Rights Group Issues List of 'Ghost Detainees'
MELISSA BLOCK, host:
From NPR News, this is ALL THINGS CONSIDERED. I'm Melissa Block.
ROBERT SIEGEL, host:
And I'm Robert Siegel.
Human Rights Watch has published a list of what it calls ghost prisoners. These are terrorism suspects believed to be in CIA custody but hidden from the public. The list was published just as Secretary of State Condoleezza Rice is getting ready to go to Europe, and that could prove troublesome. As NPR's Michele Kelemen reports, the European Union is already asking Rice to answer other allegations about the CIA, specifically that the agency has flown suspects through European airports and that it may have held them in secret detention centers in Eastern Europe.
MICHELE KELEMEN reporting:
Several European countries launched investigations after The Washington Post published a report on secret CIA prisons. Human Rights Watch has continued to try to piece together the puzzle. John Sifton, the organization's lead researcher on terrorism, has been going through media reports, public statements by government officials and using his own sources to draw up a list of suspects who he says have been held incommunicado.
Mr. JOHN SIFTON (Human Rights Watch): The suspected mastermind of the September 11th attacks, Khalid Sheik Mohammed, is in ghost detention. Ramzi Binalshibh, Majid Khan--these are people who are suspected of planning attacks after September 11th. There are people like Hambali, the Indonesian terrorist who's suspected in the bombing in Bali in 2002.
KELEMEN: Sifton says while they may be guilty, he believes they should be put on trial, not held in secret. And he says his list of 26 is far from complete.
Mr. SIFTON: There are more people. This is just the names we know. There are names that were on the list that we took off because we found they were in Guantanamo, and there are names of other people that we're still trying to prove are in US custody. Many of these people are actually listed on the White House Web site as captured, and yet they haven't been seen by the Red Cross. They're not even held as enemy combatants, like the people at Guantanamo. They are essentially disappeared.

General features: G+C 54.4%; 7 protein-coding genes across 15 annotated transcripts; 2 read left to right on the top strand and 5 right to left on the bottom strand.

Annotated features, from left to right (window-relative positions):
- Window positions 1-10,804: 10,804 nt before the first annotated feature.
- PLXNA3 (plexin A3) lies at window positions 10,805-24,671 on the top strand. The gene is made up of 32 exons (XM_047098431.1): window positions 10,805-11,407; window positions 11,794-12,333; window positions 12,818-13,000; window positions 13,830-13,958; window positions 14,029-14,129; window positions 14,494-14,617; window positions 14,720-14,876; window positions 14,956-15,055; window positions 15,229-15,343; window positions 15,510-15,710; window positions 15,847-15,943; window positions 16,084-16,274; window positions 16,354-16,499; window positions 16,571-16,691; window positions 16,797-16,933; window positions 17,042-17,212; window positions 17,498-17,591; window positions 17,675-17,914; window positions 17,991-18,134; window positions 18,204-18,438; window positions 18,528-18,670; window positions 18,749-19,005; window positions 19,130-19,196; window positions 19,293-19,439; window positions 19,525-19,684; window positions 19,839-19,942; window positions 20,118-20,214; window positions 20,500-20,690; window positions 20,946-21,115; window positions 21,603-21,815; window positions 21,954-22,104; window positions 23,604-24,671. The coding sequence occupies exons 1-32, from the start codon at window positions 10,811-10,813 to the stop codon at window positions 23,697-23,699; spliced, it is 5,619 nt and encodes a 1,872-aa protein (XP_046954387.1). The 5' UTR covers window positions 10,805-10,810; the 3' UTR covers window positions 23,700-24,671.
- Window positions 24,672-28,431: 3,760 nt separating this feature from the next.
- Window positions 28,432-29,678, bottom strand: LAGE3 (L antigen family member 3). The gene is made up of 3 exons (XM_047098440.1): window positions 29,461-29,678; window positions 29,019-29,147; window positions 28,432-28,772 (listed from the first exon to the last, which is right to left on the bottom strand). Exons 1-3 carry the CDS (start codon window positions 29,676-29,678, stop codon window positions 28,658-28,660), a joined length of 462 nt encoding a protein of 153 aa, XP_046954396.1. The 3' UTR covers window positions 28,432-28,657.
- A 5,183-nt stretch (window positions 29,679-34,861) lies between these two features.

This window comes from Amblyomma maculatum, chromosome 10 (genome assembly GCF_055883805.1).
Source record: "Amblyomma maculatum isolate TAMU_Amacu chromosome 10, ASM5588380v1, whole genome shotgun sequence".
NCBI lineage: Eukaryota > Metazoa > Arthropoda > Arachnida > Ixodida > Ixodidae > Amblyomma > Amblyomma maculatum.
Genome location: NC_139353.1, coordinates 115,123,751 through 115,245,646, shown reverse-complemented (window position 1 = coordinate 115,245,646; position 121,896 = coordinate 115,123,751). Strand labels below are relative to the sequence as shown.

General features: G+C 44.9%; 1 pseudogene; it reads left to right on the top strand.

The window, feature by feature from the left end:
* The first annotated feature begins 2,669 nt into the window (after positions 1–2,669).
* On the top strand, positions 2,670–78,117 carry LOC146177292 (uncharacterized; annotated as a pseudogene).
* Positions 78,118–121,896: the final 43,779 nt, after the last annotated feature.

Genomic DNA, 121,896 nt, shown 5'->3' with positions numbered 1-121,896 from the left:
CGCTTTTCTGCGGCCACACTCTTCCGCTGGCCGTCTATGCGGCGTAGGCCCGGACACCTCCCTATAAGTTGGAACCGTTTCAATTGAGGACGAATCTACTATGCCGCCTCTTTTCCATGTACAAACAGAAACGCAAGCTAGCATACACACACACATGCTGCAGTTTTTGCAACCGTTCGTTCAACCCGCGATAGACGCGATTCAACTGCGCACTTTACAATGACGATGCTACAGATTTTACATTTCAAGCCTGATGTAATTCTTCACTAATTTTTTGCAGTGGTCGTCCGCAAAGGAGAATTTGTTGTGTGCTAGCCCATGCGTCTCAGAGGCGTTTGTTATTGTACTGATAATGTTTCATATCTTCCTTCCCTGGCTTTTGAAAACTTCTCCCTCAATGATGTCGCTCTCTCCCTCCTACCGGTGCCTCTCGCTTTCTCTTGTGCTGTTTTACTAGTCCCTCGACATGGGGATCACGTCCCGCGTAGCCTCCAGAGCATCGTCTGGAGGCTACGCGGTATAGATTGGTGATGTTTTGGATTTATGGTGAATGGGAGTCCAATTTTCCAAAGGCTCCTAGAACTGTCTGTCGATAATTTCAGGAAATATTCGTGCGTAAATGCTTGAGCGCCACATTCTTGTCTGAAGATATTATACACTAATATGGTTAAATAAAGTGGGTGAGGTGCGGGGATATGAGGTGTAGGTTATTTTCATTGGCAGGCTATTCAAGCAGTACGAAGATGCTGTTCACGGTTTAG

KELEMEN: Sifton expects that Secretary Rice will get an earful on the subject of secret detentions when she's in Europe next week. Rice has received a formal written request for information from her British counterpart, Jack Straw, writing on behalf of the European Union. When the secretary appeared before cameras today, she did not take any questions. Her spokesman, John McCormack, says the Bush administration is preparing to answer the EU.
Mr. JOHN McCORMACK (Spokesperson, State Department): The secretary looks forward to responding to Foreign Secretary Straw's letter. We're going to do that in as timely a manner as we are able and will keep you up to date on that response.
KELEMEN: As has been practice, McCormack did not confirm or deny the existence of secret detention centers. Some politicians in Europe want the EU to be tougher, as does Sifton from Human Rights Watch. For now he continues to study newly uncovered aviation records and says he's found new sources of information.
Mr. SIFTON: Plane spotters who hang out at airports and take pictures of airplanes because I guess they have nothing better to do, but they've been a very valuable resource in the last few weeks because it turns out they've snapped a lot of photos of CIA planes coming in and out of airports, which has helped advance the story as well and piece together where these planes went and when.
KELEMEN: Sifton is trying to determine whether those planes simply carried CIA personnel or some of the terrorism suspects he's been trying to track. The American Civil Liberties Union is preparing a lawsuit to challenge the CIA's alleged practice of secret detentions. The ACLU is to announce next Tuesday that it's suing top CIA officials and the companies that operated planes that the ACLU believes brought a wrongfully accused terrorist suspect to Afghanistan. Michele Kelemen, NPR News, Washington. Transcript provided by NPR, Copyright NPR.